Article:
In October 2020, 7000 series was withdrawn from passenger service 45 years after its introduction. The left one was built in 1975-85, while the right one was built in 1986-89 and sometimes called "New 7000 series". The New one looked modern as if completely a different type.

Today, four carriages remain as measurement train and shunter, but run only when necessary.



Sagami-otsuka siding, 15 Jun 2014
As such, Sotetsu has been modernising its network as well as rolling stock, and most trains have already been or going to be repainted into the navy blue livery. It is hard to believe that this company had been painting trains into decent red livery until just four years ago.

Though the pandemic of COVID-19 has tremendous impact on railway business, Sotetsu commits itself to the project and making great effort to launch through service towards Tokyu lines. As more new trains are delivered and more existing trains are refurbished, the network is going to change dramatically in mid-2020s.

Saturday, 21 November 2020

The very first trains of JR

Japanese National Railways (JNR) was privatised in 1987, and split into seven companies: JR Hokkaido, East, Central, West, Shikoku, Kyushu and Freight. JNR pursued versatility and mass-production of rolling stock to make trains able to run across the country, but each JR companies developed new trains that meet with local demands. At that time, JRs were struggling to make their services attractive, as JNR had been notorious for being expensive, unkind and useless. Therefore, trains introduced just after the privatisation reflect how JRs tried to deal with their difficulties.

This article picks up first rolling stock of seven companies, and briefly describes their past, present and future.

 

1.     JR Hokkaido 721 series

Hassamu, 30 Aug 2013
The 721 series is a suburban EMU type delivered in 1988-2003. 135 carriages were introduced to Sapporo area to deal with congestion and make services faster, to compete with cars and buses. This train is well known for Rapid Airport, which connects New Chitose Airport and Sapporo. Six-carriage fleets are mainly for Rapid Airport, while three-carriage fleets are mainly for stopping services on Chitose, Hakodate Main, Muroran and Sassho lines.

Currently all carriages are in service, but JR Hokkaido has already announced that some fleets for Rapid Airport would be replaced with 733 series in fiscal years 2023 and 2024. Even so, some fleets might remain until around 2030, as the company has been suffered from huge amount of deficit.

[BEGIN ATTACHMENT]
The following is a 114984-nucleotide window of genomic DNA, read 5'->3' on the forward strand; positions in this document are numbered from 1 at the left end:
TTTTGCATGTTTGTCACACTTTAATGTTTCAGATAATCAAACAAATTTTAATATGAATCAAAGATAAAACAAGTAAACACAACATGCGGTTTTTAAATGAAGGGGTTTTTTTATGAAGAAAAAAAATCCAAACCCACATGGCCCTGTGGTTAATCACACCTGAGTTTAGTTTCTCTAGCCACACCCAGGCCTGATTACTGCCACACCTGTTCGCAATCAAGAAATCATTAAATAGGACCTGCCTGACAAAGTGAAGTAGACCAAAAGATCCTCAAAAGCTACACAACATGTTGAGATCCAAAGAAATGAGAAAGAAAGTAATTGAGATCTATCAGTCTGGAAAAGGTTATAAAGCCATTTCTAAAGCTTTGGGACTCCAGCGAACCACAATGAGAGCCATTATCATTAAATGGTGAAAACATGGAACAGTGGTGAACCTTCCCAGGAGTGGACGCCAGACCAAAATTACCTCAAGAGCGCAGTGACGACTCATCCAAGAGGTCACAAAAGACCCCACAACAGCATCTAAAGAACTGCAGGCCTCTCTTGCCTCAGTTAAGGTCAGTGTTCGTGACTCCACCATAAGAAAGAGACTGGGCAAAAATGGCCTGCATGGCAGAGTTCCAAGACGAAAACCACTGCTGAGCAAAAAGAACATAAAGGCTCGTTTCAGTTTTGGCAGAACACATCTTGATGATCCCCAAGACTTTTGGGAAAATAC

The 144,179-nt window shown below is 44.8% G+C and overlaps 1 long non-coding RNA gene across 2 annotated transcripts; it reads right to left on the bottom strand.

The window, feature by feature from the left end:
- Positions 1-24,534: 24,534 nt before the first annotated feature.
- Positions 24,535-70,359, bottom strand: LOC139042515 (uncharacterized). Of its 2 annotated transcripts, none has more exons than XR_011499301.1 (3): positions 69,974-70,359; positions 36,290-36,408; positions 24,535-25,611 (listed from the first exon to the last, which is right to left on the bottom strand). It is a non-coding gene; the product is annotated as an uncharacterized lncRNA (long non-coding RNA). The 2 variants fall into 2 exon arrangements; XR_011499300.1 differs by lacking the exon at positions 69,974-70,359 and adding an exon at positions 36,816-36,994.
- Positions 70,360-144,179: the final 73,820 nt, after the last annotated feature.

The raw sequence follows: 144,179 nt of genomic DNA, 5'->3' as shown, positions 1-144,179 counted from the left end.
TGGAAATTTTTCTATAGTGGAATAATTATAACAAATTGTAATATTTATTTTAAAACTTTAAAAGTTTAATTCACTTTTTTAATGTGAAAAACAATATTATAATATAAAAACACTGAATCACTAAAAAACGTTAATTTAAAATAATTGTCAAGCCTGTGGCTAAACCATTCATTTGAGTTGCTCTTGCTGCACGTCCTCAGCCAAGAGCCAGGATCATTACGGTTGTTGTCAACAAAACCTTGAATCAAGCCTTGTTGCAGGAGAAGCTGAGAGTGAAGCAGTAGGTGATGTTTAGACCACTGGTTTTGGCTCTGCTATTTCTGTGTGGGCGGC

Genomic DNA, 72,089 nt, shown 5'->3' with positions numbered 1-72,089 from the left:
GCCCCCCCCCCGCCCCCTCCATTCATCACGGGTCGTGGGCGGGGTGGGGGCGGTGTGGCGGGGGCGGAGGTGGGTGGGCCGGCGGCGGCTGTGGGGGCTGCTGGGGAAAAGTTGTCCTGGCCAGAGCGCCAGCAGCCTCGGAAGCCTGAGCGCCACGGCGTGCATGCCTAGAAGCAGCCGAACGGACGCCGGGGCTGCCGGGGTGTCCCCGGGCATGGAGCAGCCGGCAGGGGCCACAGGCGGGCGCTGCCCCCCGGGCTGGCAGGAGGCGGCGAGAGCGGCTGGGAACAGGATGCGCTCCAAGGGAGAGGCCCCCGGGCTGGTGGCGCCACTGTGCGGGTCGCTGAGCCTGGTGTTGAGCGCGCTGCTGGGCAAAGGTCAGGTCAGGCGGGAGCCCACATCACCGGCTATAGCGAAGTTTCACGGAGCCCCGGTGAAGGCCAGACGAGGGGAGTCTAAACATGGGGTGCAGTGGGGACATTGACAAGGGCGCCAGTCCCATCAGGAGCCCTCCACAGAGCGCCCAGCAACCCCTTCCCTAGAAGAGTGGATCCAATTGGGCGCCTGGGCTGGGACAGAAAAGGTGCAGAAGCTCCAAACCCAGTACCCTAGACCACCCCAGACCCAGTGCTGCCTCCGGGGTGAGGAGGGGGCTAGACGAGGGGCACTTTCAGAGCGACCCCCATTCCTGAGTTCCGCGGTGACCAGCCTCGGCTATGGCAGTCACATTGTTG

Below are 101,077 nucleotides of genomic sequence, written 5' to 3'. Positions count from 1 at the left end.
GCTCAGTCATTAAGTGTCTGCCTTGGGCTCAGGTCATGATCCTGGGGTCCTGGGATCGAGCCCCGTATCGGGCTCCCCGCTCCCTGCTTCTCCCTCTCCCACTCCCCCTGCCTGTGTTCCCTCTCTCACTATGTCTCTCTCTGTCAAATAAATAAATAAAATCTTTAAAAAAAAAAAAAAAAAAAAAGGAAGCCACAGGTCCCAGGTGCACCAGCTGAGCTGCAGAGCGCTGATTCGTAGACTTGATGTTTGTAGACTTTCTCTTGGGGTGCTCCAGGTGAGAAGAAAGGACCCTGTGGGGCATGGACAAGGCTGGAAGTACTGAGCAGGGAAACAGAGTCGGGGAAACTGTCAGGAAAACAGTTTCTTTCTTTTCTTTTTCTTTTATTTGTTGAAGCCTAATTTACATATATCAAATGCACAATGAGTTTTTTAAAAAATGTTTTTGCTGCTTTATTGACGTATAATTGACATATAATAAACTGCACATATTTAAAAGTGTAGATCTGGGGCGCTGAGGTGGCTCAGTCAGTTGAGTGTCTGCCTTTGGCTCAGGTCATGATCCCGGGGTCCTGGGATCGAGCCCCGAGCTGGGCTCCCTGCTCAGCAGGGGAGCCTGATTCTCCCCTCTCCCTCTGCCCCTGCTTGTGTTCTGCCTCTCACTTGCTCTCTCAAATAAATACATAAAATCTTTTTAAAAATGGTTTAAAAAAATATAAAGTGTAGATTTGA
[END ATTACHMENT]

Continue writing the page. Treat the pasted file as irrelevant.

2.     JR East 107 series

Kanuma, 23 Dec 2012
The 107 series was not fully a brand new train, unlike others. The series was a commuter type EMU introduced in 1988-91, but some components of JNR 165 series were reused, such as traction system, bogies and air-conditioning. At that time, JR East had to focus on not only commuter lines in Tokyo area that made profit but also rural lines with inefficient services.
Since JR East did not invest much money on the 107 series, it looked like an EMU type developed by JNR. In fact, its design was based on JNR 105 series, which are still seen in western Japan.
 
Iwamoto - Tsukuda, 2 Sep 2016
The 107 series were used for stopping services in Utsunomiya and Takasaki areas, roughly 100 km (63 miles) north of Tokyo. There were 27 two-carriage units, but all of them have been withdrawn by 2017. However, six of them were resold to Joshin Electric Railway in Takasaki, and some of them have entered into service there.

 

3.     JR Central KiHa 85 series

Gifu, 10 Feb 2015
The KiHa 85 series is a limited express type DMU, built in 1988-92 and 97. It was initially introduced to Limited Express Hida, which runs between Nagoya and Takayama area. The company had been concentrating on encouraging tourists to use trains rather than cars and buses. Thus, the KiHa 85 series has larger side windows than any other JNR trains, to allow passengers to enjoy views. That is why, the KiHa 85 series is sometimes called "Wide-View".
Later, the series were also introduced to Limited Express Nanki (Nagoya - Shingu).


Asahi - Tomida, 29 Jul 2016